Home Programming a Microservice with .NET Core 3.1

Programming a Microservice with .NET Core 3.1

In my last post, I talked about the theory of a microservice. Today it is going to be more practical. I will create two microservices using ASP .NET Core 3.1. Over the next posts., I will extend the microservices using CQRS, Docker and docker-compose, RabbitMQ, and automatic builds and deployments.

This post is part of “Microservice Series - From Zero to Hero”.

Create a Microservice using ASP .NET Core 3.1

You can find the code of  the finished demo on GitHub. I will talk about the key aspects of the microservice but not about every detail. You will need at least a basic understanding of C# and ASP.NET Core.

To-do list for the Microservice

Our two microservice should satisfy the following requirements:

  • Implement a Customer API with the following methods: create customer, update customer
  • Implement an Order API with the following methods: create order, pay order, get all orders which had already been paid
  • When a customer name is updated, it should also be updated in the Order API
  • The APIs should not directly call each other to update data
  • ASP .NET Core 3.1 Web API with DI/IoC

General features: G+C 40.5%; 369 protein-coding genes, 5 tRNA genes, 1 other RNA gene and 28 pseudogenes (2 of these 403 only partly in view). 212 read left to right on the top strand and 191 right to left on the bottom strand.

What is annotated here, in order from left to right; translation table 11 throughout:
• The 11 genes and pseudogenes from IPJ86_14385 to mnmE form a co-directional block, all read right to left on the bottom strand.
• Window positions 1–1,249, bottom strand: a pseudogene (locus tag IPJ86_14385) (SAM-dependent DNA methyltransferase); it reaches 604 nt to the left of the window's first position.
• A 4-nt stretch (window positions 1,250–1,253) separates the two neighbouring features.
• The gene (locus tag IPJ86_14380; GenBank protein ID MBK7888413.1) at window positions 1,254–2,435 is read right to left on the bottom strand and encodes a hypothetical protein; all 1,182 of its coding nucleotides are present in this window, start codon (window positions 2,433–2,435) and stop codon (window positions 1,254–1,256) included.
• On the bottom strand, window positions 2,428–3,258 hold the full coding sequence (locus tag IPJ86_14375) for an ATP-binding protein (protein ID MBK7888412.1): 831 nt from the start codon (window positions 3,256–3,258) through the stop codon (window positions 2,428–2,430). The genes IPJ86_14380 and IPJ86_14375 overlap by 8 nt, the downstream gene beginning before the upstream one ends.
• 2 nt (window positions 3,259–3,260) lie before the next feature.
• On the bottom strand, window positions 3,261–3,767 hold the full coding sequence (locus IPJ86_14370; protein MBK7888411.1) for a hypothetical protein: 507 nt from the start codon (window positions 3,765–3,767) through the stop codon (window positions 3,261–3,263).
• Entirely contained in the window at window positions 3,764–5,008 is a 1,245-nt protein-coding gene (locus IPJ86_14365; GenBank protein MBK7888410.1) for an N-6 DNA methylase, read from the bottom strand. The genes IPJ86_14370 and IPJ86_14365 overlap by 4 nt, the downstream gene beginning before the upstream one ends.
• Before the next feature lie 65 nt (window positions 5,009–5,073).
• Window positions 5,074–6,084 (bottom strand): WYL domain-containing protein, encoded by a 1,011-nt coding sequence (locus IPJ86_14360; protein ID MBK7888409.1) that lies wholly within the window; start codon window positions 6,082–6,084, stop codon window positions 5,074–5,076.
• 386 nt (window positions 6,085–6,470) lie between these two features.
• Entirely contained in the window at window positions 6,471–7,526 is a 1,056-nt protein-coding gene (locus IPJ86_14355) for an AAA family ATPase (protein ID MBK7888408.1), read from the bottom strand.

• Communication between microservices should be implemented through some kind of queue
  • Use DDD and CQRS approaches with the Mediator and Repository Pattern

To keep it simple, I will use an in-memory database. During the implementation, I will point out what you have to change if you want to use a normal database. I will split up the full implementation of these microservices over multiple posts.

In this post, I will create the microservices with the needed features. In the following posts, I will implement Swagger, create a Docker container, set up RabbitMQ and explain CQRS and the Mediator pattern.

Structure of the Microservice

I created a solution for each microservice. You can see the structure of the microservices on the following screenshot.

Structure of the Order Microservice

Structure of the Order Microservice

Both microservices have the same structure, except that the order solution has a Messaging.Receive project whereas the customer solution has a Messaging.Send project. I will use these projects later to send and receive data using RabbitMQ.

An important aspect of an API is that you don’t know who your consumers are and you should never break existing features. To implement versioning, I place everything like controllers or models in a v1 folder. If I want to extend my feature and it is not breaking the current behavior, I will extend it in the already existing classes. If my changes were to break the functionality, I will create a v2 folder and place the changes there. With this approach, no consumer is affected and they can implement the new features whenever they want or need them.

The API Project